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Cold Hard Facts About Plastic Packaging

December 8, 2020 | sheabrand

Have you ever thought about what happens to that moisturizer, cleanser, or underarm packaging after you throw it away? Even if cleaned and recycled, the dark truth is that the majority of recycled materials actually end up in the landfill.

Let’s delve into the scale and truth of plastic packaging waste.

For starters

Global production of plastic products saw an almost twenty-fold increase between 1960 and 2015. Production went to 322 million tonnes in 2015, and is predicted to double by 2035.

In the United States, packaging is the largest market for plastics; accounting for 65% of all plastic waste by weight. Europe isn’t too far behind either, with 59%.

The cosmetics industry alone produces 120 billion plastic-packaging products annually, which is mind-blowing when you consider that there are only 330 million people in the country.

The subsequent footprint and consequences

According to the Ellen MacArthur Foundation, by 2050, there will be more plastic in the ocean than there will be fish.

There is an ocean garbage site in the North Pacific Ocean, aptly named the Great Pacific Garbage Patch; twice the size of Texas, and filled with litter that has entered the ocean.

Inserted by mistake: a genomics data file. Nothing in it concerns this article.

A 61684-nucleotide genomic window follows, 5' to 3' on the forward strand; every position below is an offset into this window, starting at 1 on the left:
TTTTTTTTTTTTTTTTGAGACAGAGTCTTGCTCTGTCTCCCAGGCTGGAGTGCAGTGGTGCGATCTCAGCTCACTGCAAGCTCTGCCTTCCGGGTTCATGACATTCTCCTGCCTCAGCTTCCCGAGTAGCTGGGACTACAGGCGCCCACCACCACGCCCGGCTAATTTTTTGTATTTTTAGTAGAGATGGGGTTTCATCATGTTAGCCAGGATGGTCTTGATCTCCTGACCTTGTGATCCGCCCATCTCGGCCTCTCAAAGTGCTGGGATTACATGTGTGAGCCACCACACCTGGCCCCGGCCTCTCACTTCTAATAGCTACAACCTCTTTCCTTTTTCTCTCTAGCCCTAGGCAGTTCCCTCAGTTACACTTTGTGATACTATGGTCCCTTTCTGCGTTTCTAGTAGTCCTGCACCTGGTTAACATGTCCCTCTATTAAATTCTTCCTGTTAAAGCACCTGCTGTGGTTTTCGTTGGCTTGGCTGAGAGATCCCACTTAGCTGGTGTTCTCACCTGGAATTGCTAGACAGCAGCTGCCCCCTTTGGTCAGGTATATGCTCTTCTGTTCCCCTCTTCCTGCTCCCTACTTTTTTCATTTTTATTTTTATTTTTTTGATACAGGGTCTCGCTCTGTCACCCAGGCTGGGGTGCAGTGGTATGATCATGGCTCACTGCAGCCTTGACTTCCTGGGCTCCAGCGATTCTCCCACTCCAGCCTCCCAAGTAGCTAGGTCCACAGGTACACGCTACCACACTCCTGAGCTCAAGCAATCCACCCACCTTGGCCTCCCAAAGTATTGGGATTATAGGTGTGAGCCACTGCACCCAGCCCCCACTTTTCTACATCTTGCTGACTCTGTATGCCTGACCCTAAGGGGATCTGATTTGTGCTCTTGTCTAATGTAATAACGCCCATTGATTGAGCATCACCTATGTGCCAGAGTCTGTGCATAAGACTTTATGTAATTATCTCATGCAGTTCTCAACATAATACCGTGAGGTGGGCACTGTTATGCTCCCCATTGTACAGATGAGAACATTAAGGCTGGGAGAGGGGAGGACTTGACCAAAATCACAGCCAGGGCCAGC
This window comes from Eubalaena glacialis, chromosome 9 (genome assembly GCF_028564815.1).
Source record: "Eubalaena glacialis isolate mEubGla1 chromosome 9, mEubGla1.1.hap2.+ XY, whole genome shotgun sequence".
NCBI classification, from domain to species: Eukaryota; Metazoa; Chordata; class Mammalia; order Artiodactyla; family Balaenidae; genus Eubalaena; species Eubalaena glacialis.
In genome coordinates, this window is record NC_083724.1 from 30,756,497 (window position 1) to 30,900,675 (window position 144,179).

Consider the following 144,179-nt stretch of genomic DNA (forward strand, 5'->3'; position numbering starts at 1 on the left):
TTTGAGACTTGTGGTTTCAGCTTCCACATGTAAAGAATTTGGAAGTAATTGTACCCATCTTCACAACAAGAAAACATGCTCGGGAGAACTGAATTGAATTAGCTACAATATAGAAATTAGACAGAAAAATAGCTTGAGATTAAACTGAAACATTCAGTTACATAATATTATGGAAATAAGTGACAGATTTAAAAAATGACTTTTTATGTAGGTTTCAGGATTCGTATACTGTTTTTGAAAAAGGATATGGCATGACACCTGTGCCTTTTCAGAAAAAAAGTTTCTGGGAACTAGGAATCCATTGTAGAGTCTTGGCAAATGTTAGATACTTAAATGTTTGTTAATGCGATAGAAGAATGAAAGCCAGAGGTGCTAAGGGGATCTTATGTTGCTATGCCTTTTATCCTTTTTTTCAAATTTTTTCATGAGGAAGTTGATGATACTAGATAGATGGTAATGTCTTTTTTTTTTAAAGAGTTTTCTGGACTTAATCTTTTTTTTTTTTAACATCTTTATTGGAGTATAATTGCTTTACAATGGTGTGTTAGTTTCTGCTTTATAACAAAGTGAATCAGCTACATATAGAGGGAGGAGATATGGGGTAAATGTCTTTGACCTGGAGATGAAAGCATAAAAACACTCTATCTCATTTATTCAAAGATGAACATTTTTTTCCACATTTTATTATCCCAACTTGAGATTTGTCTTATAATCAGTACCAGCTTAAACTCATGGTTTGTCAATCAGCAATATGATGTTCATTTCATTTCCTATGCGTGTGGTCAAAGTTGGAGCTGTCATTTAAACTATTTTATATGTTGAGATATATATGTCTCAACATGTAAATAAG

In landfills, plastic can take up to 1,000 years to decompose.

Shifting tides

Credo beauty is on the forefront of defining formula and packaging standards in the beauty industry. One of their packaging standards require brands to, “replace virgin petrochemical plastic with 50% or more recycled plastic content, or use a more sustainable material, by June 2023.”

Giants like Amazon are responsible for producing the most waste and therefore have the responsibility in finding solutions to this global problem. They’ve recently updated their packaging standards which includes stricter guidelines for plastic packaging that all vendors have to meet in order to sell on the platform.

New technology has enabled the lowering of the price of recycled plastics, the production of which is 66% more energy efficient than virgin-plastic production.

The main takeaway

While it’s good that we continue to put pressure on businesses to adapt to reduce plastic waste, we must first lead with our own actions and do what we can to reduce our own plastic usage. The easiest thing to do is to ditch single use straws and water bottles. And start buying from brands that use minimal plastic and are environmentally conscious.

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